Have you ever said, “I have had enough, Lord”? Yeah, me too.
Interestingly enough, I found out earlier in the week that someone in the Bible did too – Elijah, the Old Testament prophet. I guess that means we are in good company. To be honest, I was pretty shocked to find that in I Kings 19, especially from Elijah’s mouth. The account of Elijah’s faith in God and demonstration of God’s power to many unbelievers just one chapter prior has always been one of my favorite faith records in Scripture.
But shortly after this Elijah is running, literally for his very life. And so we find him in verse 4 saying, “I have had enough, Lord…take my life.” Thankfully I haven’t been to the point of also asking God to take my life. But maybe you have. (Does anyone else find it ironic he is running from someone who wants to take his life, but then asks God to take his life? I don’t get it!)
What I have found solace in this week is how God responds to Elijah’s honest comment to God. After Elijah lays down to sleep (to forget? to try and die? or just to regroup?), God sends an angel to minister to him. The angel touches him and says, “Get up and eat.” Elijah does as instructed and goes back to sleep (see I Kings 19: 5-6).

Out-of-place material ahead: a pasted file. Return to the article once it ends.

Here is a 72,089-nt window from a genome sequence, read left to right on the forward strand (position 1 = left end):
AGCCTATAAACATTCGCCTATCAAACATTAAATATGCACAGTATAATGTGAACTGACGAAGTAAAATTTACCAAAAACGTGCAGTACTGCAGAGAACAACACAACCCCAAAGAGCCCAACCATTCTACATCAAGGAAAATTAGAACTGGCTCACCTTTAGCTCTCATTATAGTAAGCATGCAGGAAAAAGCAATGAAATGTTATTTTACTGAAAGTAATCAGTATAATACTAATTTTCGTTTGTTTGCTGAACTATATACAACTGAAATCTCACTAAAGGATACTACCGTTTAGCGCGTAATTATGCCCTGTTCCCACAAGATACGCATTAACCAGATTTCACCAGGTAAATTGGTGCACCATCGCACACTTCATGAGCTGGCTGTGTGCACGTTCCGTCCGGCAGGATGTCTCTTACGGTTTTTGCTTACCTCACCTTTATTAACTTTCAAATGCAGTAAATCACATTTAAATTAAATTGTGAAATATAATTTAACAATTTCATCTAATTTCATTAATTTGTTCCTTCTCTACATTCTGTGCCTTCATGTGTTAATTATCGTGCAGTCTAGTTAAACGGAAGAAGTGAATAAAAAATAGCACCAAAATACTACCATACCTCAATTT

Again the angel (of the Lord) touches Elijah and says, “Get up and eat.” But this time he adds something more, which I find so telling. He says, “Get up and eat, for the journey is too much for you” (v. 7) Ah, yes. That weary journey is certainly too much, which is why I said in the first place, “I have had enough, Lord.”
How beautiful for God to recognize my frailty (and help me recognize it). How amazing that He would care enough to “touch me.” How profound He would (repeatedly) say to me, “Get up and eat.” Not of real food, like Elijah, but of The Bread of Life – Jesus – Who declared in John 6:35, “I AM the Bread of Life. Whoever comes to Me will never go hungry, and whoever believes in Me will never be thirsty.” My own manna in the wilderness.
On this adoption journey that is most certainly too much for me, I am deeply grateful for the Life-giving Bread to feast on daily.
May I be like Elijah and obediently eat and drink so that I might also travel to “the mountain of God” (v.8) on that sustenance for as long as it takes.
And may you, too, in whatever it is that you are saying, “I have had enough, Lord.”